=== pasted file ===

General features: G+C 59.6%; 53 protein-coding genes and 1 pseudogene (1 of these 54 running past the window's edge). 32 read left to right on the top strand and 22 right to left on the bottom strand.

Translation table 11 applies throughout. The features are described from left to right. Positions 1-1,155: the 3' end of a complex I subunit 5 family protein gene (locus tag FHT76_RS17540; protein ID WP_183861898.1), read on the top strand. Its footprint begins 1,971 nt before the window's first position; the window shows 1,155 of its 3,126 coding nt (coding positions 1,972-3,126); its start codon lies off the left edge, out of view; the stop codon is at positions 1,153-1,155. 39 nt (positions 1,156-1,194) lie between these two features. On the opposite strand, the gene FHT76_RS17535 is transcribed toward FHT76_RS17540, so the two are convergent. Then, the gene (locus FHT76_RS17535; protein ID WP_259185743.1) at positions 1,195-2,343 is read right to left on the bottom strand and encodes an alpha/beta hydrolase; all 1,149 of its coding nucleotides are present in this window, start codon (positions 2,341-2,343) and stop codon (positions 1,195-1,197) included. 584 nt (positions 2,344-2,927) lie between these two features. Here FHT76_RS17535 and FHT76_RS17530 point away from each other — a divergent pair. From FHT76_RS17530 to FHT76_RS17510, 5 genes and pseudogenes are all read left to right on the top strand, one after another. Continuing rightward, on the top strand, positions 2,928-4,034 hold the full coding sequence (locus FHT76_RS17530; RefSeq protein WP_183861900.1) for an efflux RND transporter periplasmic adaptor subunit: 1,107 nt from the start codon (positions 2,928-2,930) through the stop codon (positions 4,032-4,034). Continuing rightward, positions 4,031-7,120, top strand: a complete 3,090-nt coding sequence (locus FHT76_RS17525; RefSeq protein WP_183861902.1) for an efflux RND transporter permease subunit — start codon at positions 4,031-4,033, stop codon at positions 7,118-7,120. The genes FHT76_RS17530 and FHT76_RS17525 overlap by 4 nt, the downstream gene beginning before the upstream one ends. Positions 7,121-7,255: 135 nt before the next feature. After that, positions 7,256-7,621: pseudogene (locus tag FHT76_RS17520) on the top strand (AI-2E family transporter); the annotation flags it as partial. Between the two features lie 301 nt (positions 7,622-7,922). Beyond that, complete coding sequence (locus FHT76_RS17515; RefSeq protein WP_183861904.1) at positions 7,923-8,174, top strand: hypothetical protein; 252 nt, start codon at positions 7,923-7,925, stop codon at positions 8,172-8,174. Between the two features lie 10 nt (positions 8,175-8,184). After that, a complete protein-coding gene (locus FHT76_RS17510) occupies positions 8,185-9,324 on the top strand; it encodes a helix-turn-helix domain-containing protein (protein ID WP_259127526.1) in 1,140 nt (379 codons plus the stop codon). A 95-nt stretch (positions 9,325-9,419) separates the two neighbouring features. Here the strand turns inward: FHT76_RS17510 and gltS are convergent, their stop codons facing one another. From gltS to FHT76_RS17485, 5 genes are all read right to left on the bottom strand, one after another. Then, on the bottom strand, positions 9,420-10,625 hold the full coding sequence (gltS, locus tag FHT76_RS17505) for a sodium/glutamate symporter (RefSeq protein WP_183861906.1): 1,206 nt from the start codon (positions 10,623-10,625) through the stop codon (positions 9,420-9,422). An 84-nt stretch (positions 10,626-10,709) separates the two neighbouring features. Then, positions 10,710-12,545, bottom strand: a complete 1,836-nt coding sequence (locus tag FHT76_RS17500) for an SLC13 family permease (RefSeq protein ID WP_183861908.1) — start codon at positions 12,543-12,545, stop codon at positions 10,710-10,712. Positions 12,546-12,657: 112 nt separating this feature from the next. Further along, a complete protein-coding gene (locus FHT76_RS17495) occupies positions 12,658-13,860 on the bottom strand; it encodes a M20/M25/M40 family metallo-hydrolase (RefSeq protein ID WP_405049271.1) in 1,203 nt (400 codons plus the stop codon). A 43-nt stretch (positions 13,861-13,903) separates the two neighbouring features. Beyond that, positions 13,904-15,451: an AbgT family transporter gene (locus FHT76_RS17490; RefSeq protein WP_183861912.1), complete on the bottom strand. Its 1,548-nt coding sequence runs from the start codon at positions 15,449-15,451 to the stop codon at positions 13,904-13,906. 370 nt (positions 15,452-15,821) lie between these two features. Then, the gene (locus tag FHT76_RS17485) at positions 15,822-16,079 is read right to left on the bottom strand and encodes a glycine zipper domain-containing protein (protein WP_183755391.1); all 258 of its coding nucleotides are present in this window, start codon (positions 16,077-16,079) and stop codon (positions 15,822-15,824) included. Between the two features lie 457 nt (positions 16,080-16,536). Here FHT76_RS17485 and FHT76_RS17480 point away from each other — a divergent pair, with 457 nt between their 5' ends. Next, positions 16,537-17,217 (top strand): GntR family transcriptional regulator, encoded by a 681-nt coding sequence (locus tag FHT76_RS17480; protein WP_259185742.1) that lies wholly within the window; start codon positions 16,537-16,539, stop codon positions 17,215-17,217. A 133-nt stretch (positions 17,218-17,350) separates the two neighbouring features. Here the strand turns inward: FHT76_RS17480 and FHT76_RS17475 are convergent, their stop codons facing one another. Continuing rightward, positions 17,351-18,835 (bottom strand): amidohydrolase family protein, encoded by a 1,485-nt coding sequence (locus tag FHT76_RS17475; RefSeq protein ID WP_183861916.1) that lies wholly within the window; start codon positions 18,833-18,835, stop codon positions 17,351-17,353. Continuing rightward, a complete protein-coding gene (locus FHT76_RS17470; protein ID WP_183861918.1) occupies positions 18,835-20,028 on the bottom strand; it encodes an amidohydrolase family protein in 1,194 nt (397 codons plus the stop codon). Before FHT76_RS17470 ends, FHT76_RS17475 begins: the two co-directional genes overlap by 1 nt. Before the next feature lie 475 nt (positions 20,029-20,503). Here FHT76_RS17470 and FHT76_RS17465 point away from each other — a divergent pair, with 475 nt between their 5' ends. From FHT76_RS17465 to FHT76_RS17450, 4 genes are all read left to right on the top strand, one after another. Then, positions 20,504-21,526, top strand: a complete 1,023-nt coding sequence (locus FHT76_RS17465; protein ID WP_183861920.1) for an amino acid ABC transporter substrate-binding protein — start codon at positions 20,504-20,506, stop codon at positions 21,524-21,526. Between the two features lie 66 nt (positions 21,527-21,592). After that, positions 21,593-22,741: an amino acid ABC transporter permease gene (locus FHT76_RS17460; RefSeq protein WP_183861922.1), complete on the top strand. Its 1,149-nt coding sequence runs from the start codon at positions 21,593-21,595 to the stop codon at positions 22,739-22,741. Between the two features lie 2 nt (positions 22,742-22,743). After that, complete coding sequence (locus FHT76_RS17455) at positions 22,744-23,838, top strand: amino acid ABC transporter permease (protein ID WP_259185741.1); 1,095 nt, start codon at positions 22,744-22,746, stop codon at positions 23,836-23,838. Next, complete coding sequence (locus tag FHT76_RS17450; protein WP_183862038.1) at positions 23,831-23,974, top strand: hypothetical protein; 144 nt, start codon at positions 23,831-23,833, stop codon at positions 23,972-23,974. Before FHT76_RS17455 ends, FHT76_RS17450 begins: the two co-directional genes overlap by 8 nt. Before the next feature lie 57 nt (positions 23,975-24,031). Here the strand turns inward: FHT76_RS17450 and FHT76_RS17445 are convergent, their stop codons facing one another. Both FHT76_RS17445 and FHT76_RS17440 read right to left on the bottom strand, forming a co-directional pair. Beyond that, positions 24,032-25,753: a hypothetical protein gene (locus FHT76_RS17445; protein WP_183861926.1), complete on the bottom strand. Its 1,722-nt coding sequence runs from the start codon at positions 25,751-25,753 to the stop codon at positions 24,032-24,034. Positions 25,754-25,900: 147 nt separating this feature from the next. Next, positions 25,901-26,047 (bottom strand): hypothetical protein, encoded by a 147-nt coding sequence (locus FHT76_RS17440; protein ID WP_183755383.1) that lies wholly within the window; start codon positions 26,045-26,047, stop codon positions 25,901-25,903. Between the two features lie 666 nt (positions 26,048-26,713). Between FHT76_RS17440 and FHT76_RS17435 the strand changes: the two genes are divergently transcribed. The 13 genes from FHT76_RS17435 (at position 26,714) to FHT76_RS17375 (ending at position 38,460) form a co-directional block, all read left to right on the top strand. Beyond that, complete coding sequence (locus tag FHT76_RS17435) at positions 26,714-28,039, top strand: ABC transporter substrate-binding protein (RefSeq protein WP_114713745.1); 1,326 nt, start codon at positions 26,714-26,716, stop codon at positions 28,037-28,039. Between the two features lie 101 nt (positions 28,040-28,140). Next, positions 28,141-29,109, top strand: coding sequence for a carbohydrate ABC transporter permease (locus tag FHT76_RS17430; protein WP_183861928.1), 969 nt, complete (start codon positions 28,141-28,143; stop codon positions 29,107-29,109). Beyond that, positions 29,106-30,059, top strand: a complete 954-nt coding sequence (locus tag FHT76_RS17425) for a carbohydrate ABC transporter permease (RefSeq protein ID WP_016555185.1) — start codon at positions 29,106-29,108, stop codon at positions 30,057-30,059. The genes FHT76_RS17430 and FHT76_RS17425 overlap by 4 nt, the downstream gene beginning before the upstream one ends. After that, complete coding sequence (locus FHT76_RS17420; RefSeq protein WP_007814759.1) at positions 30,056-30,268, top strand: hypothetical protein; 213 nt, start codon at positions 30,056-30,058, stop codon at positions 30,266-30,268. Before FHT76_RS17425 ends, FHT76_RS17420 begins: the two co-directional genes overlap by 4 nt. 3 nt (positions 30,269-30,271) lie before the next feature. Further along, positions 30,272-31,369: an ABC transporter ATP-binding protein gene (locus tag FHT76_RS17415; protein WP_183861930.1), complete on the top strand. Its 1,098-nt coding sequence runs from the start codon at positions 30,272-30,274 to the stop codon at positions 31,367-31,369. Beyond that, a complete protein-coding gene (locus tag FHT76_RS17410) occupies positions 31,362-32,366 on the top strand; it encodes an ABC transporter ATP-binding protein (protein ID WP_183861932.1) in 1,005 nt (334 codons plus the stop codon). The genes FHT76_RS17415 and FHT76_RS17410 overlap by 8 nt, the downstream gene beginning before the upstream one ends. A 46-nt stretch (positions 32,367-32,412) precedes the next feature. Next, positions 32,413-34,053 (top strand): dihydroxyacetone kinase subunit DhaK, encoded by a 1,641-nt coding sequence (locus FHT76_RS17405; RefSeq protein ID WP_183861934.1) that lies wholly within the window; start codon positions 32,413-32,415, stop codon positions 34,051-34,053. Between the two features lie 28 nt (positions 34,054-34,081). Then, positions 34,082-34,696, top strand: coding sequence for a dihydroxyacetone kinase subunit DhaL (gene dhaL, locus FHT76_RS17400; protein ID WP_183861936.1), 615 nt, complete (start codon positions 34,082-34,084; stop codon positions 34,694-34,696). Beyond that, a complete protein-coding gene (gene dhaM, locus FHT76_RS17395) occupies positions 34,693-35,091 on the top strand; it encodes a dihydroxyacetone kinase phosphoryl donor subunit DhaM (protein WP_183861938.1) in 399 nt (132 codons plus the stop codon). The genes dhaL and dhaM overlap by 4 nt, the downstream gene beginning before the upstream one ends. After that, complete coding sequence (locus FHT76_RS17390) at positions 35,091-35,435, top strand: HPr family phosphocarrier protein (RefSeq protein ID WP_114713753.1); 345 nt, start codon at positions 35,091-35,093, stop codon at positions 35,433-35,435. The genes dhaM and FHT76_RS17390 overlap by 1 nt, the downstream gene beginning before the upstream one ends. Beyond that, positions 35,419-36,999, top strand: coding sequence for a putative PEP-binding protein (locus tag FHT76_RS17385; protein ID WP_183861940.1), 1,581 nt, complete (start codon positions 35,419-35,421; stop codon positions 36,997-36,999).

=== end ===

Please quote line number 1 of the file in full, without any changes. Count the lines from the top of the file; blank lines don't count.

General features: G+C 59.6%; 53 protein-coding genes and 1 pseudogene (1 of these 54 running past the window's edge). 32 read left to right on the top strand and 22 right to left on the bottom strand.